Wednesday, January 13, 2016

Do Bloody Corpses of Murderers and Terrorists Have a Place on Our TV Screens?

Allison Kaplan Sommer,

Image from article, with caption: Nashat Melhem, killed in firefight with security forces outside his hideout in hometown Arara, January 8, 2016

Showing gory images of dead terrorists may risk desensitizing us, but perhaps we need to see blood and corpses around us to understand that something is not right in our world.

Here in Israel, there was a massive public outcry in 2011 when Minister of Public Diplomacy Yuli Edelstein decided to distribute graphic photographs of the stabbed and bleeding bodies of the murdered Fogel family in the settlement of Itamar to the national and international media — with the permission of their relatives. Most news organizations refused to publish the images and there was massive protest against the decision to release photographs of murdered children. My colleague Anshel Pfeffer wrote at the time that “Edelstein hopes the world will see the images from Itamar and blame the entire Palestinian nation by proxy — but in truth, he is belittling and trivializing this terrible murder.”
This is not a concern when we are talking about photos of the bodies of murderers and terrorists. The general public sentiment is that they deserve this indignity and that those who have suffered from their actions or lived in fear because of them have a right to see proof they are gone.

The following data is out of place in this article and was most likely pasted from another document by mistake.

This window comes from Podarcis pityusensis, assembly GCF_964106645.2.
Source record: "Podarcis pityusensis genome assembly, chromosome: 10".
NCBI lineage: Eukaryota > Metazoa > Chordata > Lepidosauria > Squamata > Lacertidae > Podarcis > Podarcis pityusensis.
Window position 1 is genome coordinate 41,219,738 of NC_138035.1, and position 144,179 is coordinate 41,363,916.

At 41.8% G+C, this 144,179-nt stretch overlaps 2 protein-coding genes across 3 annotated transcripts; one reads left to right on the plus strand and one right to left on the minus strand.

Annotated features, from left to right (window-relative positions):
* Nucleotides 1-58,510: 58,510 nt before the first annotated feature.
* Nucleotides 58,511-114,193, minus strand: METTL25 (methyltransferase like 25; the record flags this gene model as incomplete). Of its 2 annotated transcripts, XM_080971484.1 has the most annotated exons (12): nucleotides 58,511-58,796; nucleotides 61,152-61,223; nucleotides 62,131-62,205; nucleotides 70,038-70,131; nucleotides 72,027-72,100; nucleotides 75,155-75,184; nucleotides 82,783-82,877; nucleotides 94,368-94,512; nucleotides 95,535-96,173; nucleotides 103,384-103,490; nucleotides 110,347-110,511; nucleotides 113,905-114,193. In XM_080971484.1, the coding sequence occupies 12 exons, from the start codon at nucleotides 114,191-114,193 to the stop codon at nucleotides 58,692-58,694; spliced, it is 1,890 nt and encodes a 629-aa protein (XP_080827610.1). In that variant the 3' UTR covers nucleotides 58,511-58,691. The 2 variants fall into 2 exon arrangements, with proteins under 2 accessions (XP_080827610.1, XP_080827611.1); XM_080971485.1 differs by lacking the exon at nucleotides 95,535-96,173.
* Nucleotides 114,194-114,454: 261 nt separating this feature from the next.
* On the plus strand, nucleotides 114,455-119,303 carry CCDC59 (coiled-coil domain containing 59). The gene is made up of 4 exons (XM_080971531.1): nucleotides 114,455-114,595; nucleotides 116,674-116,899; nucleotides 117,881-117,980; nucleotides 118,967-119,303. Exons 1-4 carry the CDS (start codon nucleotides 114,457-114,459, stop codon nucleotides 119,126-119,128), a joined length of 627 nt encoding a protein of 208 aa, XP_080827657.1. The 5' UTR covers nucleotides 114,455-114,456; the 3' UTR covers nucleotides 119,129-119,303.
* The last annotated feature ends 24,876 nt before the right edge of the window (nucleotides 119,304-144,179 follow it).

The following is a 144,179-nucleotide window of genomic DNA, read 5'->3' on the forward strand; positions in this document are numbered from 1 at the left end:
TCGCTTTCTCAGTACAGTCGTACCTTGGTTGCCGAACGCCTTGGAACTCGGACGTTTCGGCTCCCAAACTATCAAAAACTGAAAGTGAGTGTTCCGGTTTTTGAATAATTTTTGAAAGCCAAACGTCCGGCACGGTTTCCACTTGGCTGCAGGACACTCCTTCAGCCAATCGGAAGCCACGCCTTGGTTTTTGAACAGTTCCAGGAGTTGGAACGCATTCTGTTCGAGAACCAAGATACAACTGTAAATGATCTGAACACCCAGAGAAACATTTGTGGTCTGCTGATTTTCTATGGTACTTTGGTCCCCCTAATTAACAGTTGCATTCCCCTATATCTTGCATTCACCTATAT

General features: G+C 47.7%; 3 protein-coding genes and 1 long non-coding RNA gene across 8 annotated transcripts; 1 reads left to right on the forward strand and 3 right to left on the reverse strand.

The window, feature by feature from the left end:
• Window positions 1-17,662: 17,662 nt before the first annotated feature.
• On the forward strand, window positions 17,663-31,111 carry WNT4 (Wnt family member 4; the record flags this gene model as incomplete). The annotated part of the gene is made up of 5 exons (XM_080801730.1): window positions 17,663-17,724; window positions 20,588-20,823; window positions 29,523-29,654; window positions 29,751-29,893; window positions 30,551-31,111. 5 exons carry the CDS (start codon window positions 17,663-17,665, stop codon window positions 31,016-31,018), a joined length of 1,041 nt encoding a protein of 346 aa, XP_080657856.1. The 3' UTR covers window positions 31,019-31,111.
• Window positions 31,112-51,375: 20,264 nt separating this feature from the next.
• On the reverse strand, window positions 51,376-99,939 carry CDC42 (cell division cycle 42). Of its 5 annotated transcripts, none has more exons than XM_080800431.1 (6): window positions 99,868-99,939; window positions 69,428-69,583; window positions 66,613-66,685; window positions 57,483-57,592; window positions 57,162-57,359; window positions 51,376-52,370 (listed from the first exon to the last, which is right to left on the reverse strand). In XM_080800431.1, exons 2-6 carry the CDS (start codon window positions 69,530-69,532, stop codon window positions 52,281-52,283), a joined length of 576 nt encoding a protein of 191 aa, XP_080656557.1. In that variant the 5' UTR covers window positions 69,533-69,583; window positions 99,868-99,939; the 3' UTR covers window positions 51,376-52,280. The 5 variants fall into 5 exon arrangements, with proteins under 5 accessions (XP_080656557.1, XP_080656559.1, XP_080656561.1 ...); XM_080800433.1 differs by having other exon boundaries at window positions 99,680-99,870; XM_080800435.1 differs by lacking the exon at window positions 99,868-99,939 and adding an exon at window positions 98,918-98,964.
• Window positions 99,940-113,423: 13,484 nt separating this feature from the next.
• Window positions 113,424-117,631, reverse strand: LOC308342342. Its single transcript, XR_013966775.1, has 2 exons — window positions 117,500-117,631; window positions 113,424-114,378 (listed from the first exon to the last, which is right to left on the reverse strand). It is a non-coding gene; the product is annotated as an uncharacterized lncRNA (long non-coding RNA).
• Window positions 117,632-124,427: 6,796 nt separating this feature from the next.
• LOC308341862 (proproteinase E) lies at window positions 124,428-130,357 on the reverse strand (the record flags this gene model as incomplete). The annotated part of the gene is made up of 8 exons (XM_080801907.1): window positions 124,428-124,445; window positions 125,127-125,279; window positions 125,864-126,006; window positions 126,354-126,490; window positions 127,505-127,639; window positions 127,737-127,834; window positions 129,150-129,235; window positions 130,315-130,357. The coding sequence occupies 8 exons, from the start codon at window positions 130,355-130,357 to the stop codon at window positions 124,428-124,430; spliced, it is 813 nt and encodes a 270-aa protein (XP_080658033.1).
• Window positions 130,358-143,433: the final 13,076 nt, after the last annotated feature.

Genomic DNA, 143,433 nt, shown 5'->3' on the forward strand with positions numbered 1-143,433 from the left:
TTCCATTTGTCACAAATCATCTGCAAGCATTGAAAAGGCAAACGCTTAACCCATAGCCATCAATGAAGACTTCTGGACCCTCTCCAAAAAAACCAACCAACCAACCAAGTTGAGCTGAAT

The reasons for showing the photo were clear — yet their constant presence on my screens still felt unhealthy and bloodthirsty, and instinctively I would reach for the off switch or look away. It reminded me somewhat of the times that Saddam Hussein’s body in his death shroud and Muammar Qaddafi's scarred and beaten corpse were published for similar purposes — to offer their victims a tangible, visible resolution to their stories, as well as confirm their deaths beyond a doubt — and yet, looking at them felt gratuitous and voyeuristic. For every gory image we view — as individuals, and a society — we pay a price by becoming increasingly immune to them. In the United States the mainstream press usually avoids such images. The photo of the San Bernadino shooter Syed Farooq lying dead in handcuffs, for example, is only available on a tabloid website — and even then, with a warning.
And yet, there is an argument to be made for forcing us to confront what is happening around us in Israel today, with attempted stabbings, shootings and car attacks becoming nearly a daily occurrence. Over the past four months, there have been countless incidents in which the Israeli public hasn’t been forced to confront any images at all. We have become used to glancing at our smartphones to find a quick news brief reporting that yet another young Palestinian attempted to stab an Israeli and was “neutralized” (often with little clarification as to whether they were captured or killed) and then going about our business.
Perhaps we need to see blood and corpses around us to understand that something is not right — and disturbing images have a rightful place in an increasingly disturbing world.

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